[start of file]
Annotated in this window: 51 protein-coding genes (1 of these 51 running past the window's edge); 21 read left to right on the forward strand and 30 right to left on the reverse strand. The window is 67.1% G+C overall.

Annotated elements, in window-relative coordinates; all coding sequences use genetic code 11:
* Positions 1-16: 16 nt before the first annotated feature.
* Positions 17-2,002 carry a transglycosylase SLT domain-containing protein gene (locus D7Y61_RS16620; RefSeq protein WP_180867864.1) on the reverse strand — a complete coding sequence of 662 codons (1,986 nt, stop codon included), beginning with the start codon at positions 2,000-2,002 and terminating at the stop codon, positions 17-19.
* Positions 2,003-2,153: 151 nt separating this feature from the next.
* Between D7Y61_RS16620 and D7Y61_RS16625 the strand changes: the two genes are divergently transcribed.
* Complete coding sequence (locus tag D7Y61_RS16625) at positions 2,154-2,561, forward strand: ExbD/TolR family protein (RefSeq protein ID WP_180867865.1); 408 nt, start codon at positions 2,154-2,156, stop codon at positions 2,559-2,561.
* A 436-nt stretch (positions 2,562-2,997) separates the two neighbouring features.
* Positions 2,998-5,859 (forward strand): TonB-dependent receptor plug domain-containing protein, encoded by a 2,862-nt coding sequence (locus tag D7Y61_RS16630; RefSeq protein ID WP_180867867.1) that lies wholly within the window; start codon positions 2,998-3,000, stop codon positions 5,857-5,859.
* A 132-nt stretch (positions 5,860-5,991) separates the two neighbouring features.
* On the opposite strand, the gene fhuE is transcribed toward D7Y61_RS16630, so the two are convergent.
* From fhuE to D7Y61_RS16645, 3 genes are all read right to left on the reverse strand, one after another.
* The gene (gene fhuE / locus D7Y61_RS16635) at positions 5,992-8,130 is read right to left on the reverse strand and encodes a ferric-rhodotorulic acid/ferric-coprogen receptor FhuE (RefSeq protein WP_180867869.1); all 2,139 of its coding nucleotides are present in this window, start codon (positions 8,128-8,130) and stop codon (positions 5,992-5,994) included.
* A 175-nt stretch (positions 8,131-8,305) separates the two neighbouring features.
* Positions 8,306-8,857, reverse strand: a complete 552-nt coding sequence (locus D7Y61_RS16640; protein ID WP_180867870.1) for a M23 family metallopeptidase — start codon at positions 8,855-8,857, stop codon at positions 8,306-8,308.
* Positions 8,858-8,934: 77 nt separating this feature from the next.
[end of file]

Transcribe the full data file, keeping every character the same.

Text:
Annotated in this window: 51 protein-coding genes (1 of these 51 running past the window's edge); 21 read left to right on the forward strand and 30 right to left on the reverse strand. The window is 67.1% G+C overall.

Annotated elements, in window-relative coordinates; all coding sequences use genetic code 11:
* Positions 1-16: 16 nt before the first annotated feature.
* Positions 17-2,002 carry a transglycosylase SLT domain-containing protein gene (locus D7Y61_RS16620; RefSeq protein WP_180867864.1) on the reverse strand — a complete coding sequence of 662 codons (1,986 nt, stop codon included), beginning with the start codon at positions 2,000-2,002 and terminating at the stop codon, positions 17-19.
* Positions 2,003-2,153: 151 nt separating this feature from the next.
* Between D7Y61_RS16620 and D7Y61_RS16625 the strand changes: the two genes are divergently transcribed.
* Complete coding sequence (locus tag D7Y61_RS16625) at positions 2,154-2,561, forward strand: ExbD/TolR family protein (RefSeq protein ID WP_180867865.1); 408 nt, start codon at positions 2,154-2,156, stop codon at positions 2,559-2,561.
* A 436-nt stretch (positions 2,562-2,997) separates the two neighbouring features.
* Positions 2,998-5,859 (forward strand): TonB-dependent receptor plug domain-containing protein, encoded by a 2,862-nt coding sequence (locus tag D7Y61_RS16630; RefSeq protein ID WP_180867867.1) that lies wholly within the window; start codon positions 2,998-3,000, stop codon positions 5,857-5,859.
* A 132-nt stretch (positions 5,860-5,991) separates the two neighbouring features.
* On the opposite strand, the gene fhuE is transcribed toward D7Y61_RS16630, so the two are convergent.
* From fhuE to D7Y61_RS16645, 3 genes are all read right to left on the reverse strand, one after another.
* The gene (gene fhuE / locus D7Y61_RS16635) at positions 5,992-8,130 is read right to left on the reverse strand and encodes a ferric-rhodotorulic acid/ferric-coprogen receptor FhuE (RefSeq protein WP_180867869.1); all 2,139 of its coding nucleotides are present in this window, start codon (positions 8,128-8,130) and stop codon (positions 5,992-5,994) included.
* A 175-nt stretch (positions 8,131-8,305) separates the two neighbouring features.
* Positions 8,306-8,857, reverse strand: a complete 552-nt coding sequence (locus D7Y61_RS16640; protein ID WP_180867870.1) for a M23 family metallopeptidase — start codon at positions 8,855-8,857, stop codon at positions 8,306-8,308.
* Positions 8,858-8,934: 77 nt separating this feature from the next.